As we age, diet becomes increasingly important |

As we age, diet becomes increasingly important

Cher Haack

We try to eat healthy, but sometimes we fail. It does not help that every time we turn around, there is a fast-food establishment just waiting to provide a quick, easy meal. As we age, we need to be even more concerned about the foods we put into our bodies. A balanced, healthy diet can contribute to a better quality of life and more independence as we age.

A healthy diet provides more than you might think. It can increase mental alertness, help fight illness and disease, and increase energy levels. A proper diet reduces the risk of heart disease, stroke, high blood pressure, diabetes, bone loss, some types of cancer and anemia.

A few things you can do:

Certain nutrients are essential for the brain to do its job. Try eating more fish and nuts, which are packed with omega-3 fatty acids that can improve your focus and decrease the risk of Alzheimer’s disease.

Maintaining bone health as you age depends on your calcium intake to help prevent osteoporosis and bone fractures. Seniors need 1,200 milligrams of calcium a day. Whether you are getting it from a serving of milk, yogurt or cheese, always try and incorporate this into your diet.

Try whole grains instead of processed white flour for more nutrients and fiber. Seniors need 6-7 ounces of grains each day.

Try reducing your salt intake. This will help prevent water retention and high blood pressure. I know from experience caring for elders that this is easier said than done. As you get older, your taste and smell senses diminish. Seniors may lose their sensitivity to salty foods. This means you are more likely to salt your food more heavily. Try adding herbs and spices instead.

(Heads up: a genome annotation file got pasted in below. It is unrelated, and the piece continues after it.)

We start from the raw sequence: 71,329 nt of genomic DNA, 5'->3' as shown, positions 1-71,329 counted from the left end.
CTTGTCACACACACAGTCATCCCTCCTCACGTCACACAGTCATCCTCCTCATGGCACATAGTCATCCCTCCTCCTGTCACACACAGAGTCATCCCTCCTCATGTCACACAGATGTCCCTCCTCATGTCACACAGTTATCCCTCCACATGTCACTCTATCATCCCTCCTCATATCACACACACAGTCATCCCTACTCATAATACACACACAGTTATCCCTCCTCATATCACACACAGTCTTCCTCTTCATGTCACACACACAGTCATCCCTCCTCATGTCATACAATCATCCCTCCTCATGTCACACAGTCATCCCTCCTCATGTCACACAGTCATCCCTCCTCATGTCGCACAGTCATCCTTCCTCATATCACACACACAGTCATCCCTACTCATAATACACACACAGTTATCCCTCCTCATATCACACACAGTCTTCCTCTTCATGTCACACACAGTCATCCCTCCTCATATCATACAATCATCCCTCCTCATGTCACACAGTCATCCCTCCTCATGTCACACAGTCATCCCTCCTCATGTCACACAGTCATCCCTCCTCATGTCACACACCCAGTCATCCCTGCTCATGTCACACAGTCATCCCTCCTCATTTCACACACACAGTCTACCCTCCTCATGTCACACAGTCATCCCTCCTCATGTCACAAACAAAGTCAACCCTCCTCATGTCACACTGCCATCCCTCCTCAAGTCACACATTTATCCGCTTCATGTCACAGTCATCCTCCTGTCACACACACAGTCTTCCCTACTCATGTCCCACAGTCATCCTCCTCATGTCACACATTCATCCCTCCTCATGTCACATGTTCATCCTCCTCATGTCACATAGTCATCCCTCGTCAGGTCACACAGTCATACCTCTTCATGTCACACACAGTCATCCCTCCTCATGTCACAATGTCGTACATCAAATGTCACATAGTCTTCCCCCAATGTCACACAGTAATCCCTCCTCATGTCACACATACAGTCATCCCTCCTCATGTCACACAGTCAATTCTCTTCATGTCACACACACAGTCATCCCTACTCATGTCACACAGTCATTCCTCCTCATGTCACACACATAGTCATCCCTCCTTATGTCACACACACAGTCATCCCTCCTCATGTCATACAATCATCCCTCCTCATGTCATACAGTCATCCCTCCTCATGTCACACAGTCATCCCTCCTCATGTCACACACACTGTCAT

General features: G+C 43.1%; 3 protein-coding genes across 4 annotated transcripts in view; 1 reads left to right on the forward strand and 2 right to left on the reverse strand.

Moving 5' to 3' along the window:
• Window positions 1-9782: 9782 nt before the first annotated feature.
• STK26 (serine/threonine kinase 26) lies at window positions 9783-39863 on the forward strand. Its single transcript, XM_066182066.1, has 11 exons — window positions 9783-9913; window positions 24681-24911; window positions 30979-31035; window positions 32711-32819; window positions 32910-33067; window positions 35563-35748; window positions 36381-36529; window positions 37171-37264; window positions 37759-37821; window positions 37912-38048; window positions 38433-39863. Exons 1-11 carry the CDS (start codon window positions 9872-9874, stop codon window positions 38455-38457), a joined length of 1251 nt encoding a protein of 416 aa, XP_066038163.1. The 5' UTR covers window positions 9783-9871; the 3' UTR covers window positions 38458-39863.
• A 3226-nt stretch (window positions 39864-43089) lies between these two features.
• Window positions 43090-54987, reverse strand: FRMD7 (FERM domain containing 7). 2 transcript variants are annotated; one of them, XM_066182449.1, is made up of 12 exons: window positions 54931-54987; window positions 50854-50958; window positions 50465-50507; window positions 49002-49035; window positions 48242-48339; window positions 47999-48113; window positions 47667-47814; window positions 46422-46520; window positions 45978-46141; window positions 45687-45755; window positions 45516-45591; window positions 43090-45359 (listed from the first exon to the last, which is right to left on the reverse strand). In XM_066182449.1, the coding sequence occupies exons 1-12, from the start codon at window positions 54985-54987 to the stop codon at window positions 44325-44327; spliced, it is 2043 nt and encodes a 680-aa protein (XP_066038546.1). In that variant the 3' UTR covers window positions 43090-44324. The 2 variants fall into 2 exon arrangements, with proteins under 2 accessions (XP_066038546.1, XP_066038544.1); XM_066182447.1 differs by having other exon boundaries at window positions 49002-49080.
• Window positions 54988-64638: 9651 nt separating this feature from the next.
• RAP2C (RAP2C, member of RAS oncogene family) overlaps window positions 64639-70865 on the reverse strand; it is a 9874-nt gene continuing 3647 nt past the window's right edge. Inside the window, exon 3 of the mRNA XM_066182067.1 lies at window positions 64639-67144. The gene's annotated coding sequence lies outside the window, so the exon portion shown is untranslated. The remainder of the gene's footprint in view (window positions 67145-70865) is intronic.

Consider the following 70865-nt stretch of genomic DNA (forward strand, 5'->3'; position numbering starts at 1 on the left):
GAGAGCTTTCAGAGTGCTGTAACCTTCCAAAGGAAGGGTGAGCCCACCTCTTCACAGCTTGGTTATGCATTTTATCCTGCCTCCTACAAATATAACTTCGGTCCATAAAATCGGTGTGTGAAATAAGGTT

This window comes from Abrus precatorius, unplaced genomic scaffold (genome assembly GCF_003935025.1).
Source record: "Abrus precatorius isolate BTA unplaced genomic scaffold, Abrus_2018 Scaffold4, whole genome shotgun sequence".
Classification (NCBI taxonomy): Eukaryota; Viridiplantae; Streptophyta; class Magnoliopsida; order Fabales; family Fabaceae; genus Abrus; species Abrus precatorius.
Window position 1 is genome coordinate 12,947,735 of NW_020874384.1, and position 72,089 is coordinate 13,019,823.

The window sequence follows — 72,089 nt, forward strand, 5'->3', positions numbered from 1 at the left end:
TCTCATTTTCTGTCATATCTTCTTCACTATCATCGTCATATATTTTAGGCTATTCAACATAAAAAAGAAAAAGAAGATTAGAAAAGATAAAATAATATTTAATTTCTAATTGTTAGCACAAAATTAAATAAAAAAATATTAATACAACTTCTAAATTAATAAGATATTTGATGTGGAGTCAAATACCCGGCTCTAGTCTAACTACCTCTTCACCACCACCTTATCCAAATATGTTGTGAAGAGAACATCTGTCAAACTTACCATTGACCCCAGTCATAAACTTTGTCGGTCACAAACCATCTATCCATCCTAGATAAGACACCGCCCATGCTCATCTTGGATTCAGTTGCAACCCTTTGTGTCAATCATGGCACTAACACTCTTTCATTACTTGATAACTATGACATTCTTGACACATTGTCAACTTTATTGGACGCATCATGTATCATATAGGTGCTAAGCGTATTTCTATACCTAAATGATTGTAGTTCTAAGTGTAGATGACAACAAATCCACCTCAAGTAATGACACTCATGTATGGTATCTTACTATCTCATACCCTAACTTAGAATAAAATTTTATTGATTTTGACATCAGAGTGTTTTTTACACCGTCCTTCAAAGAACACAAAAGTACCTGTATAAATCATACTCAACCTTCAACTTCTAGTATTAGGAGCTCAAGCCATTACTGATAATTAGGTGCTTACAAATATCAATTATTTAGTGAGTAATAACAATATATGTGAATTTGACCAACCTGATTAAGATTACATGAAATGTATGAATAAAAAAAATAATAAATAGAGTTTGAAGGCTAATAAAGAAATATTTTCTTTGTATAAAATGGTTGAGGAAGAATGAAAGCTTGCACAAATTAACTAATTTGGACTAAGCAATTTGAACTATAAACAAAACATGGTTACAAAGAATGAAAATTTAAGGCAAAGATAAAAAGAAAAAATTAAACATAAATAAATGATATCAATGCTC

Seniors need to be aware of their daily water intake. As we age, our sense of thirst is dulled. Not drinking enough water can lead to dehydration, urinary-tract infections and constipation, and even mental confusion. Drinking plenty of water should be part of your daily routine. Drink water with every meal, and have a few additional glasses throughout the day. I know many seniors worry that drinking more water will lead to more restroom visits. A couple of extra restroom visits is better than becoming constipated, dehydrated or confused.

It is better for seniors to have their biggest meal at lunch time. This will help keep them going for the remainder of the day. Keep it lighter and smaller at dinner time. Also, overeating before bed can lead to insomnia.

Try not to skip meals. This will slow down metabolism and make you feel sluggish and tired.

Sometimes seniors have other health concerns that can affect their eating habits. They include loss of appetite, which can be caused by medications, depression or a lack of variety and taste in the foods one eats.

To combat his, talk to your doctor about the medications you are taking. A different medication or dosage might be an option.

Feeling depressed is another good reason to see your doctor.

Try new foods, pull out those recipe books and find some interesting healthy choices, visit a farmers market or try a new restaurant. Healthy eating will help you to live a long and healthy life.

Cher Haack is the executive director of The Lodge Assisted Living Facility in Carson City.